In the first part of this two-part blog post series on ITSM anti-practices, ITIL Expert Pavel Demin described the problems of being too focused on implementation, increasing process maturity, "join-the-dots" ITSM and the risks of fast-tracking change requests. This time, Pavel turns his attention to the weakness of workarounds, getting the value chain right and how ITIL can help eliminate ITSM anti-practices.
Focusing too much on short-term and instant effects
Daniel H. Kim, an organizational consultant and a System Dynamics researcher, said: “Because western business and social culture quickly rewards prompt, decisive action, we move rapidly to implement a solution that alleviates the symptom.”
A common example of this is when technical support gets a huge amount of tickets from users that need to be solved as soon as possible. For the purpose of rapid service recovery, we use workarounds. The anti-practice of relying too much on workarounds to solve incidents quickly conserves problems that cause new incidents. In turn, problems accumulate and provoke even bigger, recurring incidents which can trigger a chain reaction in IT infrastructure and lead to new problems arising. Furthermore, the more workarounds implemented the more complex and fragile the IT infrastructure is; and this risks the system falling down more easily even with minor changes, because nobody knows how it really functions.
The service/customer dominant paradigm
The service-oriented paradigm that dominates in IT management nowadays emphasizes customer needs. However, focus on value (one of ITIL’s guiding principles) is often converted into the focus on the customer. This leads to the anti-practice of over-focusing on the customer and neglecting knowledge discovery.
There are different types of value and value for the customer is not the only one. Knowledge value – derived from knowledge discovery – is crucial in the early stages of the service value chain when uncertainty and risk are highest. Investments in knowledge discovery and storage do not contribute any value to a customer directly but make a huge difference to the service provider. It reduces risks and lets IT people do their work in a more predictive and controlled manner until it's time to contribute value to a customer.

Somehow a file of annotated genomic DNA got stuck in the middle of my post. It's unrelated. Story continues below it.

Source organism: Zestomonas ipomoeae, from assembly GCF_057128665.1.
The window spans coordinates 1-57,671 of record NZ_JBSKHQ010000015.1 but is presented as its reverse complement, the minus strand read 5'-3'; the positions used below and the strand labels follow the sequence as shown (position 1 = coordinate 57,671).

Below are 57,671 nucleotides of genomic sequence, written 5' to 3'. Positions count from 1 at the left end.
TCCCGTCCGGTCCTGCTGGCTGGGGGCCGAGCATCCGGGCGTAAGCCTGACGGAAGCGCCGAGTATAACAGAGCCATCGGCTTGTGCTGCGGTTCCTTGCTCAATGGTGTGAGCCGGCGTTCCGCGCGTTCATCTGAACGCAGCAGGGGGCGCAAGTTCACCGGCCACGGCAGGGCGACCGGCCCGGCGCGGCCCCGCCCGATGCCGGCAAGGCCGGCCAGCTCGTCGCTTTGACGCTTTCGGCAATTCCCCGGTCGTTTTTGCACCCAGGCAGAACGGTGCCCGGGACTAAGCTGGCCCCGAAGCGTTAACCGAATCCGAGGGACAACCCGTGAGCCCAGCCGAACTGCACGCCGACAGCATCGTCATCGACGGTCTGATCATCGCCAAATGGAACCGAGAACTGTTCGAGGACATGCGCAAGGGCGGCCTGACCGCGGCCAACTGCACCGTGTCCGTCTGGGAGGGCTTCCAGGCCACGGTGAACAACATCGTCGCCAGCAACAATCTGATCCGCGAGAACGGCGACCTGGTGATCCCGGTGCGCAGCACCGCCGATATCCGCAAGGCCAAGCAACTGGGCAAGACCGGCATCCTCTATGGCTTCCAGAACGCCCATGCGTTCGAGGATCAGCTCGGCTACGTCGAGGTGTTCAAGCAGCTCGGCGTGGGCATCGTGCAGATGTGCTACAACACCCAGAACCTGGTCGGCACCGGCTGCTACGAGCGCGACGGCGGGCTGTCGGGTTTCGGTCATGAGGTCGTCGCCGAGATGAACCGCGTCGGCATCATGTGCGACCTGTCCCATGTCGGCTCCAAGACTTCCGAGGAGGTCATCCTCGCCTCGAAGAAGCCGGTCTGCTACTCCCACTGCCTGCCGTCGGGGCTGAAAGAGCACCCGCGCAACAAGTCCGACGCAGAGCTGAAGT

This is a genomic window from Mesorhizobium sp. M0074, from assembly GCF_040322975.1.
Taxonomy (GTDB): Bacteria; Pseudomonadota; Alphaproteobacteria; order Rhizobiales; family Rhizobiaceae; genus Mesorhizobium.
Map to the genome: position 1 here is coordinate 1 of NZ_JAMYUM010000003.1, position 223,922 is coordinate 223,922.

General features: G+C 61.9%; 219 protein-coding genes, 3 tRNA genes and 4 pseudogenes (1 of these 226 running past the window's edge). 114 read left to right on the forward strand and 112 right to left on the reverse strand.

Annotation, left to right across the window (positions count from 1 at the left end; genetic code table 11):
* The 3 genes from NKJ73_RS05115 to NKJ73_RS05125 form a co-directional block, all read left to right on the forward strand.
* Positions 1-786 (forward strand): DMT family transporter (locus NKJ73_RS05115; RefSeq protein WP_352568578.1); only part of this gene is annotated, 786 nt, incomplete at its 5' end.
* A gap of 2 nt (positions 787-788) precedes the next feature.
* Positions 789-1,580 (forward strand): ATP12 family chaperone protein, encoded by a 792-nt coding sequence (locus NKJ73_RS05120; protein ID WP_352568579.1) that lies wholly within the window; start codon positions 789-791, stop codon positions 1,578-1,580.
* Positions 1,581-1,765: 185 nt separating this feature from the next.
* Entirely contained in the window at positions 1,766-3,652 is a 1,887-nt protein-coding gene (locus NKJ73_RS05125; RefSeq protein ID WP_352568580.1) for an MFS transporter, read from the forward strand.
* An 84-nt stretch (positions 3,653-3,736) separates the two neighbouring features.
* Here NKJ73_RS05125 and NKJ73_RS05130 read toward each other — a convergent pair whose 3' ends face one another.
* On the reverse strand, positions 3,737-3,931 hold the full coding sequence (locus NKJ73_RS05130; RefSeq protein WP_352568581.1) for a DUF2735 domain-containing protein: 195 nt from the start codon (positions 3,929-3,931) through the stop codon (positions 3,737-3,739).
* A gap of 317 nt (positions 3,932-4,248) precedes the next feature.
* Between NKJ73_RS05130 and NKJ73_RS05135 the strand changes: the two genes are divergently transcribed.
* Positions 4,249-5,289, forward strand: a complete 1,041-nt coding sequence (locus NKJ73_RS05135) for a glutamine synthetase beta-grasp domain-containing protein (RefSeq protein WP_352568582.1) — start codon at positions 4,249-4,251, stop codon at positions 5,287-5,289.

In the customer dominant paradigm, as well as constant business pressure and an expectation of quick wins, IT managers forget the painful truth: delivering outcomes for a customer is not possible out of thin air, without some preliminary work.
There is nothing new in the problems described. So, it’s no surprise that we already have all we need to cope with them, particularly in the ITIL publications. The “adopt and adapt” principle and the Continual Improvement Model helps us to tackle the best practice implementation mindset. The definition of value, the description of how it forms and Lean principles should protect us from choosing the wrong level of bureaucracy. The Knowledge Management process itself and the knowledge discovery part in other processes (i.e. PIR in Change Management) emphasize the importance of knowledge value. Risk management activities throughout the service lifecycle can be especially helpful in overcoming short-termism.
Now, with ITIL 4, there is a lot of optimism that it will address many of the issues – such as the ITSM anti-practices discussed here – that have affected service management. ITIL 4 is bringing new ideas, approaches and fresh insights – essential for organizations managing IT, providing services and co-creating value in the digital economy.
Meanwhile, organizations that want to soothe their suffering on the service management journey need to examine the faulty models they have been using on a daily basis for too long. Doing this will help them leverage the benefits of best practice and minimize the existence of anti-practice.
Read the first post in this series, The problem of ITSM anti-practices - Part 1.